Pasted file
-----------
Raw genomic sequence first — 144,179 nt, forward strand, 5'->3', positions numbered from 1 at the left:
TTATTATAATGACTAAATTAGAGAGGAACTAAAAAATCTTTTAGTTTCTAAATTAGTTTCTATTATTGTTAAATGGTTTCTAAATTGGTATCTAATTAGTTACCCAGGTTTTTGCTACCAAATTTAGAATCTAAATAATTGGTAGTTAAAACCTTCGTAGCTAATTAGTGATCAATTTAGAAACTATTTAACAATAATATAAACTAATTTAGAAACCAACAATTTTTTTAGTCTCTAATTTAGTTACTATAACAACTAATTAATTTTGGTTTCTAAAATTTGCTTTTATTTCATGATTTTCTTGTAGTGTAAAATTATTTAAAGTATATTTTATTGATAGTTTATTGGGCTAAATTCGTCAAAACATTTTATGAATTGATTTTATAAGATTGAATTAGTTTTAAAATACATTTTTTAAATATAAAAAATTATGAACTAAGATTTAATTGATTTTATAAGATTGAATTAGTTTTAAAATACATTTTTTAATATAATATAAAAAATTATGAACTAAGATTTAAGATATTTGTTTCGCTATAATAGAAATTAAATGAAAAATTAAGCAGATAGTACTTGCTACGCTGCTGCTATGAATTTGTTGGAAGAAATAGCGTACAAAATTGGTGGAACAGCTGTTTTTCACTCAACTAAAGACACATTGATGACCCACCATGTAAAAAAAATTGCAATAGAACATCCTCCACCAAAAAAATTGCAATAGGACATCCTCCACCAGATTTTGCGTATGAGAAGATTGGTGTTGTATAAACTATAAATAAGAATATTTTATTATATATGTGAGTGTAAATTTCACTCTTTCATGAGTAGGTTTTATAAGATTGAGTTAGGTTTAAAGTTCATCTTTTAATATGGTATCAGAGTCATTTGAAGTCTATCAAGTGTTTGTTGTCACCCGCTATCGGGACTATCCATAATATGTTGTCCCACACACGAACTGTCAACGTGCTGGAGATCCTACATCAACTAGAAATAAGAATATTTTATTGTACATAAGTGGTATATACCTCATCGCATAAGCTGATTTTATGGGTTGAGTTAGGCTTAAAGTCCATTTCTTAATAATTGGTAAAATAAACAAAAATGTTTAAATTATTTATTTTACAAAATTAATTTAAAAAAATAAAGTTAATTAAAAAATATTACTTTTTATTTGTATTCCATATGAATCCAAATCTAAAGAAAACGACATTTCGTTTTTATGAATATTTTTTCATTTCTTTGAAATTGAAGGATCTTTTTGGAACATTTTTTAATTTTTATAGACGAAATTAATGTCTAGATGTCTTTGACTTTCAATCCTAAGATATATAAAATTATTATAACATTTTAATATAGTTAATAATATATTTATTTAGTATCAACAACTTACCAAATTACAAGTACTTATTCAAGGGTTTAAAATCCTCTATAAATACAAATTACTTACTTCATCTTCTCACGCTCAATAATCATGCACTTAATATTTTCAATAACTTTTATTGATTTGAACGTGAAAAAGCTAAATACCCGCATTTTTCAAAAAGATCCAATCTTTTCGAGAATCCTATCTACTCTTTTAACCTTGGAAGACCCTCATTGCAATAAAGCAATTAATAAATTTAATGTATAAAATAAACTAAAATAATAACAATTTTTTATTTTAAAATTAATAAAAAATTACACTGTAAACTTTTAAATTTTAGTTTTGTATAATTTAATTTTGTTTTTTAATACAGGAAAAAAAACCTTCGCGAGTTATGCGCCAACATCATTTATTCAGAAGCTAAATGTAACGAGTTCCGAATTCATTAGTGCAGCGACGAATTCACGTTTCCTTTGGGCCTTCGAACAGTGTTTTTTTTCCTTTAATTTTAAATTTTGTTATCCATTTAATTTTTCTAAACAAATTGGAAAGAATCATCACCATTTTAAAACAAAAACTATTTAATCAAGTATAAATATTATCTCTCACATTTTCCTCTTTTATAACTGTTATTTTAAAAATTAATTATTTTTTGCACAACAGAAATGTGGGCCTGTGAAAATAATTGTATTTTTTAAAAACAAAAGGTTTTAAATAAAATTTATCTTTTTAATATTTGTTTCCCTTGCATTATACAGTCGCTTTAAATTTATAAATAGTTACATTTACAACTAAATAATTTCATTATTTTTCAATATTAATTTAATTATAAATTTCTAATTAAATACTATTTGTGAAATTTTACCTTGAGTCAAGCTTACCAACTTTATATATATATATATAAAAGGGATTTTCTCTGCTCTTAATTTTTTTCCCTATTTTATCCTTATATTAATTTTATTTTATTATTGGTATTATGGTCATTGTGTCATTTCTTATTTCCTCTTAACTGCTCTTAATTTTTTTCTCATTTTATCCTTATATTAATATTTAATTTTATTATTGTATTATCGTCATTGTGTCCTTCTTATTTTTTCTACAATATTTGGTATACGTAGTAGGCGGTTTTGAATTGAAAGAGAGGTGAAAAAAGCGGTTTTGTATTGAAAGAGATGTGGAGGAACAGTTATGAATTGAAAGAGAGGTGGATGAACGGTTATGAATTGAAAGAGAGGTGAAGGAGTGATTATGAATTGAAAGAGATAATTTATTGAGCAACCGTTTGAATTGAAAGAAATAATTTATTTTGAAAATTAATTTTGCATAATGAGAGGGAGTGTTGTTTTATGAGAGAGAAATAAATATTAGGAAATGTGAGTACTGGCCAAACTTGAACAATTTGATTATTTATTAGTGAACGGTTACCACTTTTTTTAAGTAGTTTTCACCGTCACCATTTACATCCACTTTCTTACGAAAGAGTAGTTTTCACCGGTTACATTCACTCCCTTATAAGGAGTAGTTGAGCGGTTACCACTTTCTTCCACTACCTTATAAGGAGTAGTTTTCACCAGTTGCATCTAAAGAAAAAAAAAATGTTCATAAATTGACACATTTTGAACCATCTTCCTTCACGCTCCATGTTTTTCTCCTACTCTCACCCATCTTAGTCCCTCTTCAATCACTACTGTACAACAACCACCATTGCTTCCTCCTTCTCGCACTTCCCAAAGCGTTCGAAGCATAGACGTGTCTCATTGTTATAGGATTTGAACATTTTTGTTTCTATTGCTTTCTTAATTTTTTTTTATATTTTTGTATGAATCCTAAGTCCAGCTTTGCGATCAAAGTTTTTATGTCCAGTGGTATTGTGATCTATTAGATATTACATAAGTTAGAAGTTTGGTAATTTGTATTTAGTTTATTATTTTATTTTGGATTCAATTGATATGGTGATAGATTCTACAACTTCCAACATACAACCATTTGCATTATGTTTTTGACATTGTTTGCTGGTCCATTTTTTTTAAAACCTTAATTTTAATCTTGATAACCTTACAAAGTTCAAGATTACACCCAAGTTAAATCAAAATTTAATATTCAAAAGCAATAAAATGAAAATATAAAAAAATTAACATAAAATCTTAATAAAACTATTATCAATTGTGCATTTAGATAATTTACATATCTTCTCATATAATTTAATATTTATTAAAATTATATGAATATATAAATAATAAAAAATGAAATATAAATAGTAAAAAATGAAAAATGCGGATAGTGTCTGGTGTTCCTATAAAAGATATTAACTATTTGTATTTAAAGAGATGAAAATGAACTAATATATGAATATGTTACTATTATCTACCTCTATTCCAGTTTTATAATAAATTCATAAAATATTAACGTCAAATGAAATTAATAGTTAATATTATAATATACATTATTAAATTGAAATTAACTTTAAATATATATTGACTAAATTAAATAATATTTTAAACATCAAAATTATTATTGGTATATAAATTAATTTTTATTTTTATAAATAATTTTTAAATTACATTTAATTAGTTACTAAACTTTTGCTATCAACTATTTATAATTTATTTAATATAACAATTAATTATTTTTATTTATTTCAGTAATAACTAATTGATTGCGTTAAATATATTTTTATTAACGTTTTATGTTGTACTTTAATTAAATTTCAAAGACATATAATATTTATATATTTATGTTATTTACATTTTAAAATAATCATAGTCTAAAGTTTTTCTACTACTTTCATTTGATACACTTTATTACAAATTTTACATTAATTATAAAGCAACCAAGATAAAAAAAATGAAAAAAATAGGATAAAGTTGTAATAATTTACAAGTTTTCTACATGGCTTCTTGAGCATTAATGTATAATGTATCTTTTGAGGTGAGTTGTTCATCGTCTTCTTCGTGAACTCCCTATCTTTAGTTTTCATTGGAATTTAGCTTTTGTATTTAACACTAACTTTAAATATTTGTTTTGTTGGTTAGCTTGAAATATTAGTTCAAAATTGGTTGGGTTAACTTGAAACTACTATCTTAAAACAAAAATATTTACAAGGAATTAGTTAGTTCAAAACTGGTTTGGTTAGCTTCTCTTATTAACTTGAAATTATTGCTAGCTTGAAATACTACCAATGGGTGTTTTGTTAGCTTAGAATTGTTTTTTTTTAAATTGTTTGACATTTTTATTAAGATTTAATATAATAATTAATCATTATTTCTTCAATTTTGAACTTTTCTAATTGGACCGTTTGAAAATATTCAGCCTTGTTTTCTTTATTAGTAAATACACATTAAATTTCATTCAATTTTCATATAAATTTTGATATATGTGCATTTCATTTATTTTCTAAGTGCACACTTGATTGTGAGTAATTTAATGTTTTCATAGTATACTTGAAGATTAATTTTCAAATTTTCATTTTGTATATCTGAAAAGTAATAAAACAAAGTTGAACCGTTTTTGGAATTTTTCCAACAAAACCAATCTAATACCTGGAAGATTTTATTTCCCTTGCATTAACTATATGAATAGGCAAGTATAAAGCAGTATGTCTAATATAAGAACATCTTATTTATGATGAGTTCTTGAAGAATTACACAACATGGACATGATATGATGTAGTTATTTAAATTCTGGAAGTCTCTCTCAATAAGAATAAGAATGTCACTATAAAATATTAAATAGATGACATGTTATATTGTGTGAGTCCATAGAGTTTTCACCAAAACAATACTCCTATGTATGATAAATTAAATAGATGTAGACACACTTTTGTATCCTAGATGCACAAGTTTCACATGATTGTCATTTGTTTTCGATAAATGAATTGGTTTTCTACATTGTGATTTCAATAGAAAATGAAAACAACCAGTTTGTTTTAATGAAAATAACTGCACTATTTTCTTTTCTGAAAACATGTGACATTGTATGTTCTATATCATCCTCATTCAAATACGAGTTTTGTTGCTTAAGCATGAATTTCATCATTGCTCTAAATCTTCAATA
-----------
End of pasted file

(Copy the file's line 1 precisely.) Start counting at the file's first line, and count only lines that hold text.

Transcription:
Raw genomic sequence first — 144,179 nt, forward strand, 5'->3', positions numbered from 1 at the left: